Although the rumbling that shook the East Coast last week seemed to be an unusual event, earthquake experts say that South Carolina could be set to have more seismic events in the near future.
The Charleston Earthquake of 1886, which hit on Aug. 31, 1886, 125 years ago this week, caused great destruction and loss of life in South Carolina, according to historical sources.
Because of that earthquake, buildings in the Lowcountry are reinforced with earthquake bolts and seismologists are always on the lookout for other cracks in the fault line that runs near Charleston.
South Carolina has an annual earthquake awareness week and schools have drills on what to do in case an earthquake hits.
Besides schools and businesses, other organizations across the state are encouraged each year to participate in an earthquake drill.
In June, Georgetown County prepared for an earthquake by having a full-scale drill that included emergency officials.
The county’s earthquake drill was held June 15, starting at 8:30 a.m.
During the recent practice exercise, county emergency management simulated a 6.2 magnitude earthquake that reportedly hit Summerville.
Officials in the insurance industry said this week that earthquakes can strike anywhere at any time.
“Earthquakes in Virginia and Colorado on Tuesday serve as reminders that earthquakes can strike anywhere in the U.S. without warning. Such events clearly demonstrate the importance of disaster preparation,” said officials with the Insurance Institute for Business & Home Safety.”
According to information about the Charleston earthquake of 1886, the quake was one of the most powerful and damaging quakes to hit the southeastern United States.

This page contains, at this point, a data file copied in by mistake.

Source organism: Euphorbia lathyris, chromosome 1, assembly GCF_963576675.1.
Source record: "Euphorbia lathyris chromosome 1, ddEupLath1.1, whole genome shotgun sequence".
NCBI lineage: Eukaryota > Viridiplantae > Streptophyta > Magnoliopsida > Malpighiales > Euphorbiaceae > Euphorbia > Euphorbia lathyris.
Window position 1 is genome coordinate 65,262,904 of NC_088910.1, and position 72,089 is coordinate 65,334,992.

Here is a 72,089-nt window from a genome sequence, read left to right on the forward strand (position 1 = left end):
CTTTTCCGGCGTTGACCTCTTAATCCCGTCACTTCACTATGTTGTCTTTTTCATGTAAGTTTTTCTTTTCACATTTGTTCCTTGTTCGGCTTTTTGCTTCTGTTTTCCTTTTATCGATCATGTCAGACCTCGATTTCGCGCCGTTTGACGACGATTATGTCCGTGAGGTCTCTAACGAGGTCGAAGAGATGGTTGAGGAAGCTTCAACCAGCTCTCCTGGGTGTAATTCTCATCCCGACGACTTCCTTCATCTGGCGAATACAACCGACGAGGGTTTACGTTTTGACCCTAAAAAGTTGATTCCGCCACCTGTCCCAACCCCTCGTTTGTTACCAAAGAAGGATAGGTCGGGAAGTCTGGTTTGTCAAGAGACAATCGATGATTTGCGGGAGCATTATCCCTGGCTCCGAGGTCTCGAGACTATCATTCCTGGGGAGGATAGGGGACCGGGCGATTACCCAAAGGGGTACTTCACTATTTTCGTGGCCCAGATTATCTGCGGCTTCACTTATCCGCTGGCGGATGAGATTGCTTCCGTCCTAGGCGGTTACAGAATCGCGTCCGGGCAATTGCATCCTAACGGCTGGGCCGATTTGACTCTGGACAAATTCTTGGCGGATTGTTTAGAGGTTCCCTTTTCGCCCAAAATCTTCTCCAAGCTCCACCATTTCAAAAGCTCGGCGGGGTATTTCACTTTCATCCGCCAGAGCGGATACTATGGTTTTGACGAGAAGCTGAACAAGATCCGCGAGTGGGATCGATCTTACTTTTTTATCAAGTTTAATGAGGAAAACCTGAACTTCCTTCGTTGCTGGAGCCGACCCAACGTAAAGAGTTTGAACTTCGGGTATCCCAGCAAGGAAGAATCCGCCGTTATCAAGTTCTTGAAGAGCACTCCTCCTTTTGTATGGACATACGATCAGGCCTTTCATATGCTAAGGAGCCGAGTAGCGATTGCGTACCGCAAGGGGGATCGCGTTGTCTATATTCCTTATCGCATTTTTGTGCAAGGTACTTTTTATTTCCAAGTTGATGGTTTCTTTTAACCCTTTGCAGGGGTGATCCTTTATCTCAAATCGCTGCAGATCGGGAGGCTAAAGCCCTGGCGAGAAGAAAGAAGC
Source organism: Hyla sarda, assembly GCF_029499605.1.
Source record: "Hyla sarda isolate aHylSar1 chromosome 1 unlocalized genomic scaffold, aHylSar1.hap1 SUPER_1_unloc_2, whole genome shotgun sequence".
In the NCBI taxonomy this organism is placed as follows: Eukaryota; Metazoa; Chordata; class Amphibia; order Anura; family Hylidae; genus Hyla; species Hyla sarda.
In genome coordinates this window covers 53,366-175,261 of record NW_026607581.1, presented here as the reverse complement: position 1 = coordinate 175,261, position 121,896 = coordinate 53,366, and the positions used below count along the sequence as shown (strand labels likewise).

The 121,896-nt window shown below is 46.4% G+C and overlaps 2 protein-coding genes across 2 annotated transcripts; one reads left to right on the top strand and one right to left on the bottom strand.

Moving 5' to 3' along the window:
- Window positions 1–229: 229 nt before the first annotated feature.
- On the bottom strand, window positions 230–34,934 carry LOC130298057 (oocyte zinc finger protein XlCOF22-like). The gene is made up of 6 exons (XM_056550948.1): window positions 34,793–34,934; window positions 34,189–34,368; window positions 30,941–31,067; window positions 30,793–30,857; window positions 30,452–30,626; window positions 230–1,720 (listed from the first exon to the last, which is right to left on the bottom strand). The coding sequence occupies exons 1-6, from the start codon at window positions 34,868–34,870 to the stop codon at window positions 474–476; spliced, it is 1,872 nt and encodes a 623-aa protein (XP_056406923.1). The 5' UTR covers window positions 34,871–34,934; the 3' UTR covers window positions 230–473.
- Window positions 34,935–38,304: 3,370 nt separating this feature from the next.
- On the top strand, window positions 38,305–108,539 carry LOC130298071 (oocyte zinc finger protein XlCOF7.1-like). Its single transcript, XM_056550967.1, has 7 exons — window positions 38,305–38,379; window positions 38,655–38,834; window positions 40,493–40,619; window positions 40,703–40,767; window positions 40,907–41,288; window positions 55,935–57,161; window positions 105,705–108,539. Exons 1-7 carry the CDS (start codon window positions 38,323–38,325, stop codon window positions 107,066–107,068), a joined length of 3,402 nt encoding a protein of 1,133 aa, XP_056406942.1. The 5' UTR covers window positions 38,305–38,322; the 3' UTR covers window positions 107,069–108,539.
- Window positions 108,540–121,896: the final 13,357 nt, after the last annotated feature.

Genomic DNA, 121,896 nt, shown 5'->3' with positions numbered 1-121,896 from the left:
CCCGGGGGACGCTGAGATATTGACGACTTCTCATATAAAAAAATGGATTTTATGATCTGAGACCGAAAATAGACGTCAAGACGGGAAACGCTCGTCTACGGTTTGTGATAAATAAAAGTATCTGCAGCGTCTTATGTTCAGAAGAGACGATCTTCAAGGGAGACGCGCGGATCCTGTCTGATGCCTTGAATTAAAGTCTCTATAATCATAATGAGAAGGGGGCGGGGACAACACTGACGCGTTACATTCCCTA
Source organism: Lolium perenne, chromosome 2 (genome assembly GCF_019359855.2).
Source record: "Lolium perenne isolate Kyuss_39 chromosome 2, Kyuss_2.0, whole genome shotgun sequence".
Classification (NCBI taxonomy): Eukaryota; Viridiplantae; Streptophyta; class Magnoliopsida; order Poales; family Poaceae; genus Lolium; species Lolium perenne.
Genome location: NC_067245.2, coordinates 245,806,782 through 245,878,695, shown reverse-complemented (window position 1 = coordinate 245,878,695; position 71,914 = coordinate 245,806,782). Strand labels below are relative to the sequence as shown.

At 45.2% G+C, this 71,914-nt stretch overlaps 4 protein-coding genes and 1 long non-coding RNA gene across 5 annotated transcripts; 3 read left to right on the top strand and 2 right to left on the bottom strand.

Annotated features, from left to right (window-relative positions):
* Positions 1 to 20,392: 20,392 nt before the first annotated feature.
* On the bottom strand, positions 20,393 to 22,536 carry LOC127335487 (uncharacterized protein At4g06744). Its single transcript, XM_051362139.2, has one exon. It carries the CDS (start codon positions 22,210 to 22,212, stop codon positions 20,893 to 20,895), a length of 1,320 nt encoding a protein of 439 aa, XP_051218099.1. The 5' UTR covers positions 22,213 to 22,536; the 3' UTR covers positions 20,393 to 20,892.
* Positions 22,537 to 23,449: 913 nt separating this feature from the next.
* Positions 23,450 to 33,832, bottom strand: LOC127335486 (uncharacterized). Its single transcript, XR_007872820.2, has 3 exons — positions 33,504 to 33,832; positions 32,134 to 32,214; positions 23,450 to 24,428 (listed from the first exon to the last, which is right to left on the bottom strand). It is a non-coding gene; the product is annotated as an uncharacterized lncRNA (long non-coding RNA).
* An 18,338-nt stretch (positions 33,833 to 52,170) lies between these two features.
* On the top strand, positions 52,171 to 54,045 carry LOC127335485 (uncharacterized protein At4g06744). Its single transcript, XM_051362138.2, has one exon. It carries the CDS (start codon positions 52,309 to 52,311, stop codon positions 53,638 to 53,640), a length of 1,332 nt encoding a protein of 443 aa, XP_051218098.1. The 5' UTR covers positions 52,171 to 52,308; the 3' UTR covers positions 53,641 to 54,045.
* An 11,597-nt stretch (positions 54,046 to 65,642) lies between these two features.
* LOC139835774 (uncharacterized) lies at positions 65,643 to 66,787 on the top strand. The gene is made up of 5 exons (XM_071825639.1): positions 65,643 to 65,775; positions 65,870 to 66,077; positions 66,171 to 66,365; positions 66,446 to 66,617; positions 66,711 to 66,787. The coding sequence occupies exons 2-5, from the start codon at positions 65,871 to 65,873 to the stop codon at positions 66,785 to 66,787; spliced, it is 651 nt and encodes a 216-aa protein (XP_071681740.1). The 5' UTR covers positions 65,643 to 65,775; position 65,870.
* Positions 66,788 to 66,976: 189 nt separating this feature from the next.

“The earthquake caused severe damage in Charleston, South Carolina, damaging 2,000 buildings and causing $6 million worth in damages (over $141 million in 2009 dollars), while in the whole city the buildings were only valued at approximately $24 million,” according to Wikepedia. “Between 60 and 110 lives were lost. Some of the damage is still seen today.”
Last week’s earthquake was a 5.9 magnitude event, which was felt in several southeastern states.
“As so many people experienced first-hand this week, earthquakes can strike anywhere, at any time, and without warning,” said Julie Rochman, president & CEO, IBHS. “Effective disaster safety measures can protect lives and property, but only if action is taken before, rather than after, a catastrophe like a major earthquake hits.”
For Virginia, last week’s quake ranked as the second strongest ever measured there.
Near the epicenter, brick house walls cracked, and chimneys were thrown down or badly damaged, according to officials. Minor damage was observed from about Bristol, Tenn., to Roanoke, Va.
By Kelly Marshall Fuller
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